IBM has claimed a world-first for its own labs, with “2nm” silicon now in production. All nanometer references in foundry press releases are essentially made-up numbers when used in this fashion. There is no single, defining feature in the chip that matches 2nm and is used for tracking progress in this fashion. Node names are defined by each foundry individually. This is how Intel can define a 10nm node with approximately the same transistor density as TSMC’s 7nm. This gap in numbers can create the illusion that one company is more advanced than the other purely based on a marketing metric.
The idea of using overall transistor density rather than node names has caught a bit in recent years. What IBM is calling 2nm has a transistor density of 333.33MTr/mm2 (million transistors per square millimeter). Intel’s 10nm has a quoted density of 100.76MTr/mm2, while TSMC’s 7nm has a density of 91.2MTr/mm2. This is where the common claim that Intel’s 10nm and TSMC’s 7nm are comparable comes from — Intel actually offers slightly higher transistor densities at the 10nm node than the Taiwanese foundry does on 7nm.
According to IBM, its 2nm node “is projected to achieve 45 percent higher performance, or 75 percent lower energy use, than today’s most advanced 7nm node chips.” This appears to be more or less in line with what we’d expect 2nm to deliver relative to 7nm after working out the math on what we know about TSMC’s 3nm so far. In most cases, foundry customers do not choose to emphasize only one trait or the other but decide to offer simultaneous improvements in multiple metrics.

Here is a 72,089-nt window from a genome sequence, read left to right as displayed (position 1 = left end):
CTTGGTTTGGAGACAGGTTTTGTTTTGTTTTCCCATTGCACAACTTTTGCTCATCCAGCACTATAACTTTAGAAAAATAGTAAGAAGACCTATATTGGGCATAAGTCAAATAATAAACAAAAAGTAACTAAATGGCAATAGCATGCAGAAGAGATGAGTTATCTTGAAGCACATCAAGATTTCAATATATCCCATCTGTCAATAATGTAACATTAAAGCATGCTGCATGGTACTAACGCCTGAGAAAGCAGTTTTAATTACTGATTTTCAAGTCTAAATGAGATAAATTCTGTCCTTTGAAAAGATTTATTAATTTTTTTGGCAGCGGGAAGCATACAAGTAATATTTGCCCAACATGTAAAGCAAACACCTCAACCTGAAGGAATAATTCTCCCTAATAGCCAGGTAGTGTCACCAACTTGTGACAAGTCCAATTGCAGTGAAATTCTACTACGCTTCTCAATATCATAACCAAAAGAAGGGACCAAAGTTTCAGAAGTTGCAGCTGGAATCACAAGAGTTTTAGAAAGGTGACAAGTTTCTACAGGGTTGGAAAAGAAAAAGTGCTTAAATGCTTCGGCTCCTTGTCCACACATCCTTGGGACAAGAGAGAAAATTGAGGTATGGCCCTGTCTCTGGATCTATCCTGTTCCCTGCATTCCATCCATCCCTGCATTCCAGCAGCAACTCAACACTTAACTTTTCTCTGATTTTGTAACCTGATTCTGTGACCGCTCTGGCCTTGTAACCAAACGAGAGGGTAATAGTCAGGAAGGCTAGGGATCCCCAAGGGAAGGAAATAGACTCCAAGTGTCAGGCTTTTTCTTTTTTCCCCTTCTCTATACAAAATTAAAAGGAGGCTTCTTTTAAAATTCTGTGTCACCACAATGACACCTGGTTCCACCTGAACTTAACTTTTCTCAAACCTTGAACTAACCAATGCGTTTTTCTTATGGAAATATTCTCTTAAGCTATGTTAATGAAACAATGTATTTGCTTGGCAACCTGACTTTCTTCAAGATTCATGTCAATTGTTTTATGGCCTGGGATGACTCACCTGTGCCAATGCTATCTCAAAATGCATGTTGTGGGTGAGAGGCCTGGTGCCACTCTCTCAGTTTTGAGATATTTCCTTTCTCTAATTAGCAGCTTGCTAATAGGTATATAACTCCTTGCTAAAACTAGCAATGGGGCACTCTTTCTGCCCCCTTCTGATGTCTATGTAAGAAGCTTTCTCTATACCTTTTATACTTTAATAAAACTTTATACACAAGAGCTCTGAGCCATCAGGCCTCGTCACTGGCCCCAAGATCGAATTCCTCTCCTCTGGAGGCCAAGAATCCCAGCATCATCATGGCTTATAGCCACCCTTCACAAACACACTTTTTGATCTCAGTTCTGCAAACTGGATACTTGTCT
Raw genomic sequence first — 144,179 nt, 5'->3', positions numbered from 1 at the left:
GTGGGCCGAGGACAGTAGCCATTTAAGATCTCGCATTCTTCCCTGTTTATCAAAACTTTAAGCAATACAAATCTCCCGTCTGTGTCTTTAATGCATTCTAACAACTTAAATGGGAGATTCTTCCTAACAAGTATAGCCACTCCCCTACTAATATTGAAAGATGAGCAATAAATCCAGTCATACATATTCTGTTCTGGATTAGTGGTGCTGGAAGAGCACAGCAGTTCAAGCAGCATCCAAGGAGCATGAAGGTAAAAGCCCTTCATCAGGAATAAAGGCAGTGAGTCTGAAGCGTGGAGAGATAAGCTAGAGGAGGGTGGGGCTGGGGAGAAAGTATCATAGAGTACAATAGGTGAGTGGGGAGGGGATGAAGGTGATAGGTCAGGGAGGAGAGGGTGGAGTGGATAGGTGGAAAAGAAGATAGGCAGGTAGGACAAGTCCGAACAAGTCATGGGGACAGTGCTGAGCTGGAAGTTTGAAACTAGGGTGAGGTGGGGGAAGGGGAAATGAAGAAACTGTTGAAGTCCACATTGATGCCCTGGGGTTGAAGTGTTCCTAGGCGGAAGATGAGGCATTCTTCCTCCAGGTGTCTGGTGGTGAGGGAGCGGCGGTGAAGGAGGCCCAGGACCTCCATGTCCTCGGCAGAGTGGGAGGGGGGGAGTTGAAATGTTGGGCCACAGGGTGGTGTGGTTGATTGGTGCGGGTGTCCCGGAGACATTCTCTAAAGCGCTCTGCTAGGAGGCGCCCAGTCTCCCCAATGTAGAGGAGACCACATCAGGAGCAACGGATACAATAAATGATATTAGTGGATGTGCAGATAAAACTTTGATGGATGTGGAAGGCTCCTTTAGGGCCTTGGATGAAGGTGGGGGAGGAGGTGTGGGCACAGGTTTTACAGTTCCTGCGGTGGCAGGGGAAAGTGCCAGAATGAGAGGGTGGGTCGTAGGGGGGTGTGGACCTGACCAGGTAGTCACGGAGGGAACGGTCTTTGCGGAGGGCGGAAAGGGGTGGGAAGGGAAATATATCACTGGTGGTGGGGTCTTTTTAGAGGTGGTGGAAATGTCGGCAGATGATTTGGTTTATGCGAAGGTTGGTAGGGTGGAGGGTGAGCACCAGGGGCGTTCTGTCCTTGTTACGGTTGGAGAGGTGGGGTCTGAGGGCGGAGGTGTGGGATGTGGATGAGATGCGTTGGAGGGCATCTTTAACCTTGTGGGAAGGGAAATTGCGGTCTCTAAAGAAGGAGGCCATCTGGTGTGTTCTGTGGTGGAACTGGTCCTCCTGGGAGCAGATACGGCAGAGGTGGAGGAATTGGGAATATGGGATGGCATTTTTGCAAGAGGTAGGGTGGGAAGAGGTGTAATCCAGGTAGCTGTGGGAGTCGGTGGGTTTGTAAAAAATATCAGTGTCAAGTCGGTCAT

“The IBM innovation reflected in this new 2nm chip is essential to the entire semiconductor and IT industry,” said Darío Gil, SVP and Director of IBM Research. “It is the product of IBM’s approach of taking on hard tech challenges and a demonstration of how breakthroughs can result from sustained investments and a collaborative R&D ecosystem approach.”
IBM continues to work in semiconductor research after selling its fabs to GlobalFoundries and turning to Samsung for its ongoing manufacturing needs. This work was performed at the SUNY Poly Nanotech Complex, where a number of companies maintain research facilities.
Designs of this sort are effectively pipecleaners intended to illustrate the viability of a node that isn’t ready for manufacturing yet. This new node uses nanosheets as a replacement for the 3D FinFET structures currently deployed in high-performance semiconductor nodes. Samsung has previously said it will shift to nanosheets at 3nm (TSMC intends to stick with FinFET for that node), while TSMC will shift at 2nm. Nanowires are expected to have advantages for low-power transistors, while nanosheets are better for high-power designs.
IBM’s research department is working well ahead of its actual silicon engineering. IBM will ship POWER10 CPUs later this year, built by Samsung on a 7nm process. 3nm silicon is expected in-market from TSMC by the end of 2022, with 2nm presumably following in 2023 or 2024, depending on whether or not development timelines slip.